Widely Used Antibiotics Affect Mitochondria

From plants to mice and human cells, tetracyclines lead to mitochondrial dysfunction in model organisms.

Mar 12, 2015
Anna Azvolinsky

Arabidopsis thaliana exposed to regular (left) and doxycycline-containing water (right)ECOLE POLYTECHNIQUE FEDERALE, LAUSANNE, SWITZERLANDThe tetracycline-controlled promoter system is a widely used tool to conditionally switch gene transcription on or off in the presence of the eponymous antibiotic. Adding tetracyclines to eukaryotic cells leads to altered mitochondrial genome translation and cellular respiration defects across five widely used eukaryotic model systems—Arabidopsis thaliana, Caenorhabditis elegans, Drosophila melanogaster, laboratory mice, and human cell lines—according to a study published today (March 12) in Cell Reports.

The results suggest that using this gene expression control system likely has broad confounding effects on experimental outcomes in molecular biology. And with tetracyclines accounting for 41 percent of all antibiotics sold for use on livestock in the United States in 2011, according to the US Food and Drug Administration, environmental accumulation of the drugs could have detrimental ecological outcomes.

“This tool will now have to be employed with caution and of course with extensive controls,” Jodi Nunnari, a professor of molecular and cellular biology at the University of California, Davis, who was not involved in the work, wrote in an e-mail to The Scientist.

“This is a straightforward and clear story,” said Cole Haynes, who studies mitochondrial dysfunction at Memorial Sloan Kettering Cancer Center in New York City. “It’s a nice job by the authors showing that tetracyclines really have mitochondrial consequences [scientists] have not thought about seriously.”

Two years ago, study coauthor Johan Auwerx, an energy metabolism researcher at the École Polytechnique Fédérale in Lausanne, Switzerland, and his colleagues observed that the tetracycline class of antibiotics, which target mitochondrial translation, led to an imbalance between mitochondrial and nuclear protein translation in both worms and mammalian cell lines. Expanding on this observation, the researchers have now shown that even low concentrations of tetracyclines can inhibit mitochondrial function and lead to changes in both mitochondrial and nuclear protein expression. Across four commonly used human cell lines, as little as 1 microgram of the drug per milliliter resulted in a decrease in cellular respiration, signaling impaired mitochondrial activity. Treatment with amoxicillin, an antibiotic that does not target protein synthesis in the mitochondria, did not lead to these effects. Further, genome-wide expression data showed global repression of mitochondrial protein synthesis in the presence of the tetracycline doxycycline.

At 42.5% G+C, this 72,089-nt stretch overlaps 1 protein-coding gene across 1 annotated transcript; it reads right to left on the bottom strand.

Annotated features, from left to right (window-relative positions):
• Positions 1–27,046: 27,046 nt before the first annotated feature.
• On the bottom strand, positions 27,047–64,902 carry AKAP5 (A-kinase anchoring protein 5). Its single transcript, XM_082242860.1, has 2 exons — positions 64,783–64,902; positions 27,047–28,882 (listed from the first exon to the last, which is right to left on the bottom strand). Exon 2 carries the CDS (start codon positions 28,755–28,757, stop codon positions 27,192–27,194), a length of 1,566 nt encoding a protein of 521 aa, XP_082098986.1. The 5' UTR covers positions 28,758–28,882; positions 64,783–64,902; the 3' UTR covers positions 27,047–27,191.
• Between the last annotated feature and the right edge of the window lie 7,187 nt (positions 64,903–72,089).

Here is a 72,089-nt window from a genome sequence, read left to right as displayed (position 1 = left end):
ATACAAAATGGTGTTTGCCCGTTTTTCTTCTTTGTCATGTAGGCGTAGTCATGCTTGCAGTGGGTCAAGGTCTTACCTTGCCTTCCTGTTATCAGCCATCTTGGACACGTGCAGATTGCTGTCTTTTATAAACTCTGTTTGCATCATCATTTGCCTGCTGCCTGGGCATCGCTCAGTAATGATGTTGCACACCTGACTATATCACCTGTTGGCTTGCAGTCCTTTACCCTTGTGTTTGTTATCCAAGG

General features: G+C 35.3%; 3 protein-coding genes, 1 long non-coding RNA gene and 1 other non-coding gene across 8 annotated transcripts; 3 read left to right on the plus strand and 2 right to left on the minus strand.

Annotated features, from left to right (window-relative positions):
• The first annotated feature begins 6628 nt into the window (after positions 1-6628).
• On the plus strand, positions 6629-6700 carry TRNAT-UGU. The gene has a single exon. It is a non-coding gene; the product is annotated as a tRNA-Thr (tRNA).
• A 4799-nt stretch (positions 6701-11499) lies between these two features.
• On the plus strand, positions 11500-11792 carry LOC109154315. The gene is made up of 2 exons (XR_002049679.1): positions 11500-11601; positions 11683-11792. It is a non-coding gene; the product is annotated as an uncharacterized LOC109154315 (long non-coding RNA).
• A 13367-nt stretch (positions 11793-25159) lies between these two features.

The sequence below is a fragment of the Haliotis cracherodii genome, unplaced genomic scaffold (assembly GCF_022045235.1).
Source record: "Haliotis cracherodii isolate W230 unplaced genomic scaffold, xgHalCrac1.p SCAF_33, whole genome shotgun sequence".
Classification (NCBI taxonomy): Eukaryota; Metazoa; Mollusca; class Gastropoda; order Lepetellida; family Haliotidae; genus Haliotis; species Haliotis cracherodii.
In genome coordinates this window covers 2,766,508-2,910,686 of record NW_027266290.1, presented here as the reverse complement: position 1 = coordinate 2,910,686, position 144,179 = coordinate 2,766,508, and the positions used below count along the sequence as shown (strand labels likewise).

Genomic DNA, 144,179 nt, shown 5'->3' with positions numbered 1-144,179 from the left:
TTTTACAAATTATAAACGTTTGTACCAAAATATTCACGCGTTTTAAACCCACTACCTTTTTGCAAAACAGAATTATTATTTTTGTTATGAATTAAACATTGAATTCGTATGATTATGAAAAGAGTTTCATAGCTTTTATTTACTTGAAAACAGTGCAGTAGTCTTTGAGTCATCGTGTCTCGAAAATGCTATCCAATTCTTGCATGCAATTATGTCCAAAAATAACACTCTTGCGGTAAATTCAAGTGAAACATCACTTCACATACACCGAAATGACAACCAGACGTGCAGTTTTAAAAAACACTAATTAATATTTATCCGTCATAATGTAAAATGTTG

In C. elegans and D. melanogaster, doxycycline exposure during development resulted in developmental delays as well as decreased oxygen consumption when the animals reached adulthood. However, both the doxycycline-treated worms and the fruit flies were more agile throughout their lives compared to those not exposed to the antibiotic, Auwerx and his colleagues found. This observation was consistent with the authors’ previous findings that blocking mitochondrial translation can partly prevent a decline in physical fitness with age.

A. thaliana plants grown in media containing doxyclicine exhibited delayed growth and increased expression of stress-response genes. The livers of mice whose drinking water was supplemented with doxyclycine for 14 days showed depleted energy stores and reductions in respiration, as well as shifts in mitochondrial gene expression.

That tetracyclines inhibit mitochondrial protein translation was first shown in the 1960s. But when molecular biologists began to use the tetracycline-controlled promoter system, it was thought that at small concentrations, tetracyclines would not affect protein translation in eukaryotic cells, said Auwerx.

“I’m not surprised that tetracyclines affect the status of these organisms,” wrote Nunnari. “But then again, I am a mitochondrial biologist. What surprises me is the extent of the effects and that the scientific community has not considered the off-target effects of this class of compounds in their experimental design.”

“I would certainly pause before using the tetracycline system,” said Haynes.

Given their results, the researchers cautioned against widespread tetracycline use in livestock because of the potential repercussions for neighboring plant life and human health. “This aspect of some antibiotics . . .  has been overlooked,” said study coauthor Riekelt Houtkooper, a molecular biologist who studies metabolic aging at the Laboratory Genetic Metabolic Diseases of the Academic Medical Center in the Netherlands. “There is a lot of interest in antibiotic resistance and on the effects of antibiotics on the microbiome, but the effects on mitochondria is a whole new angle.”

“Our guts contain 10 times more bacteria than cells but the mitochondria are even more abundant than the bacteria in our guts,” Houtkooper continued. “We need more studies to show how the environment is affected by antibiotics.”

Nunnari agreed. “The pervasive use of any drug class, as in the case of tetracyclines, should always raise concerns about the more global consequences,” she said. “As basic scientists, we don’t think about the global consequences of the use of this drug class enough. This [study] will raise awareness.”

N. Moullan et al., “Tetracyclines disturb mitochondrial function across eukaryotic models: a call for caution in biomedical research,” Cell Reports, doi:10.1016/j.celrep.2015.02.034, 2015.